If windows are a room’s eyes, then window treatments like blinds, curtains, and shades are basically the eyebrows and lashes, providing framing while also conveying character and style. Blinds and shades in particular have an especially important role to play, filtering out light to create pitch-black bedrooms or selectively allowing it in to create delicately lit living spaces.

Not sure what material, functionality, or operational style is right for you, or how to clean or resize the window treatments you already have? We have the answers, and we’ve also brought together a range of options for the best blinds and shades for any room in your house, no matter what you’re looking for—from bamboo and linen to cordless and sliding.

A Few Things to Keep in Mind

Design: For window blinds, the type of shade goes hand in hand with design. Roller and solar shades, for example, tend to be minimalistic, economical, sleek, and super-functional, says Adam Skalman, vice president of sales development and training at the Shade Store. Wood shades are another typical blinds option, consisting of horizontal slats that are tilted to control light or gathered at the top of a window for an unobstructed view. Finally, roman shades are said to date to Rome’s famed Colosseum and, not surprisingly, often lean more traditional and tailored—although that’s not to say that a funky fabric can’t enliven this centuries-old classic.

Installation and operation: Installing and operating blinds can run from high-tech (think: running electrical power and installing motors or batteries) for automated blinds, to sweet and simple, like corded or continuous-loop chain blinds. Something in between the two are spring-loaded cordless systems, where a gentle tug moves the shade up and down—and there are no visible controls, to boot.

Light and privacy: “Opaque shades with a blackout liner are the best at keeping out light and increasing privacy,” says Jason Walker, a design consultant at Stoneside Blinds & Shades. Generally roller shades and cellular shades are the most successful at blocking out light, but roman blinds and wood blinds can also work well for light control and privacy—although because of their materiality (fabric) or composition (aka the spaces between the slats of wood), they are better for filtering light rather than blocking it out. In reality, you probably don’t need complete darkness everywhere; after all, a pitch-black kitchen or bathroom doesn’t sound too practical!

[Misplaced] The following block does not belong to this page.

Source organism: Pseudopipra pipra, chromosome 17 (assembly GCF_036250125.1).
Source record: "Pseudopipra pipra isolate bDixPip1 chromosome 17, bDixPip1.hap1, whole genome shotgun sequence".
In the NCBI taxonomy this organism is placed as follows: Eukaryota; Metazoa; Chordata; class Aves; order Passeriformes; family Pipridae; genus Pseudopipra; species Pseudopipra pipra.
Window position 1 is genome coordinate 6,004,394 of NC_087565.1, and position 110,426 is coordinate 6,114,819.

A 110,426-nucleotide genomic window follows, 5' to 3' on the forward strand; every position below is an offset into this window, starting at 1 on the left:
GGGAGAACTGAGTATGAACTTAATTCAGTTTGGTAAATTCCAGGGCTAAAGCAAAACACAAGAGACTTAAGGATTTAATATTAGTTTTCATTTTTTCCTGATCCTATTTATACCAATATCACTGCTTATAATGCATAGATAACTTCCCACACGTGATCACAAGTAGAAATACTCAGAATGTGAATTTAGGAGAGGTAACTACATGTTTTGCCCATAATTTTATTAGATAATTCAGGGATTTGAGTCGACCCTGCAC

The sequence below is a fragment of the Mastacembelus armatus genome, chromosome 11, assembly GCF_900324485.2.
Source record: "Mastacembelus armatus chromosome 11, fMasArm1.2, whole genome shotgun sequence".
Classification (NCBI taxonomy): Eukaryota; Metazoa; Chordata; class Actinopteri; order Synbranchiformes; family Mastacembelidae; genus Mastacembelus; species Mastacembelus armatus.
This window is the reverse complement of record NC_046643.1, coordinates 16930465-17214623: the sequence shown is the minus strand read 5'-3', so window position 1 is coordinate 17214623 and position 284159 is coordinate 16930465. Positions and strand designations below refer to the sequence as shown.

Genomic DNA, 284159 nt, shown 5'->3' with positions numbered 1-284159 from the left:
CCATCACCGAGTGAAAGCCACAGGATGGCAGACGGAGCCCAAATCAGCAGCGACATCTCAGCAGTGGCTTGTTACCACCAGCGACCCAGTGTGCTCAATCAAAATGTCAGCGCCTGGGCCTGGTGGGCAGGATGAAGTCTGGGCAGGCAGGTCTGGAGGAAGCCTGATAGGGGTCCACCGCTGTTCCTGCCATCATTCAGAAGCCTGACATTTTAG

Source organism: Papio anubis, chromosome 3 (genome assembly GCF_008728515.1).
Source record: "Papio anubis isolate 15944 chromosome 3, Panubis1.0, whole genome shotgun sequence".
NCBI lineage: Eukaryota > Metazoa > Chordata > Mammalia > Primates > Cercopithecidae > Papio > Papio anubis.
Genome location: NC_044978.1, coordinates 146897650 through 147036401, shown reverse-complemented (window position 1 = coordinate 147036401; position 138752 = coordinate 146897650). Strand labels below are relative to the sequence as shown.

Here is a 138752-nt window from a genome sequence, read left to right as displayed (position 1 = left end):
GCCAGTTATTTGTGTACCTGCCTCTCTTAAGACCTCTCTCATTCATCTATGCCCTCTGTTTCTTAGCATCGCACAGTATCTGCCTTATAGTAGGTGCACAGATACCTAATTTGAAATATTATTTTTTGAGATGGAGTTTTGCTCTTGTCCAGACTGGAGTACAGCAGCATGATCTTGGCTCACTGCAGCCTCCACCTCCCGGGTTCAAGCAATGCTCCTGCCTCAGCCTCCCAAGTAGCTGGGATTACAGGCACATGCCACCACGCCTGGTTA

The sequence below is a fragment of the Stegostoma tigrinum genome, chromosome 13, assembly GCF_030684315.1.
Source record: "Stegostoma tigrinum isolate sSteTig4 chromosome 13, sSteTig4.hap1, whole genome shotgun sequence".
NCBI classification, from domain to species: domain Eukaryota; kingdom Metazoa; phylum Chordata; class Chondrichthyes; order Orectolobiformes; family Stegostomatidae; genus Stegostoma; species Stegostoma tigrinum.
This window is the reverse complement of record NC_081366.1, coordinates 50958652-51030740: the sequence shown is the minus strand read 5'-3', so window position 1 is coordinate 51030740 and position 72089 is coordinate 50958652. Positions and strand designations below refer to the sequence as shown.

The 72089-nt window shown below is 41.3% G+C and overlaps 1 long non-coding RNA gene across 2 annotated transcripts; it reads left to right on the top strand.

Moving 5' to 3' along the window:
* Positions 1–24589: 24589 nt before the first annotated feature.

Our Top Picks

Best Woven: Letau Bamboo Light-Filtering Roman Shades

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Bamboo Light-Filtering Roman Shades, Letau ($47)
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These bamboo shades up the ante with 11 different colors along with light-filtering patterns ranging from subtle stripes on a charcoal background to an almost checkerboard-like pattern in natural tones. The different weaving techniques create visual interest, and the shades roll up using a corded system. A 6-inch valance at the top hides the rolled-up shade and the installation hardware.

Best Wood: The Shade Store Wood Blinds

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Wood Blinds, The Shade Store ($196)
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It’s options galore with these wood Shade Store blinds, which are standardized at a thickness of 2 inches but are custom in size. The basswood blinds offer more than 40 different finishes, including painted and stained basswood, and the laminated wood shades come in nine different finishes of sustainably sourced wood from around the globe, ranging from a light bleached oak to a dark and dramatic ebony veneer. All blinds, regardless of finish, include a straight valance and provide good light filtration when fully closed.

Best Value: IKEA Hoppvals Cellular Blinds

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Hoppvals Cellular Blinds, Ikea ($33)
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Functional and straightforward, these cellular shades from IKEA are easy on the eye and wallet. Available in a single color (a crisp white) and a few standard dimensions, they do a good job filtering light for most typical window sizes, maintaining privacy without making a space feel too dreary. They’re easy to install and have no visible cords, thanks to a small clear handle at the bottom of the blind. If you’re planning on installing on a very tall window where the top is hard to reach, a draw rod is available separately.

Best Linen: Pottery Barn Belgian Linen Cordless Shades

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Belgian Linen Cordless Shade, Pottery Barn ($449)
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These shades come in luxurious textured Belgian linen that feels like a pair of linen pants: simultaneously casual yet put-together. They are available for windows between 20 and 50 inches and at three lengths (48 inches, 66 inches, and 84 inches), which accommodates most windows. An innovative, cord-free roller mechanism controls the shade, and a blackout liner provides additional light filtration. The four colors—white, ivory, light beige, and seafoam green—feel just as natural and effortless as the fabric.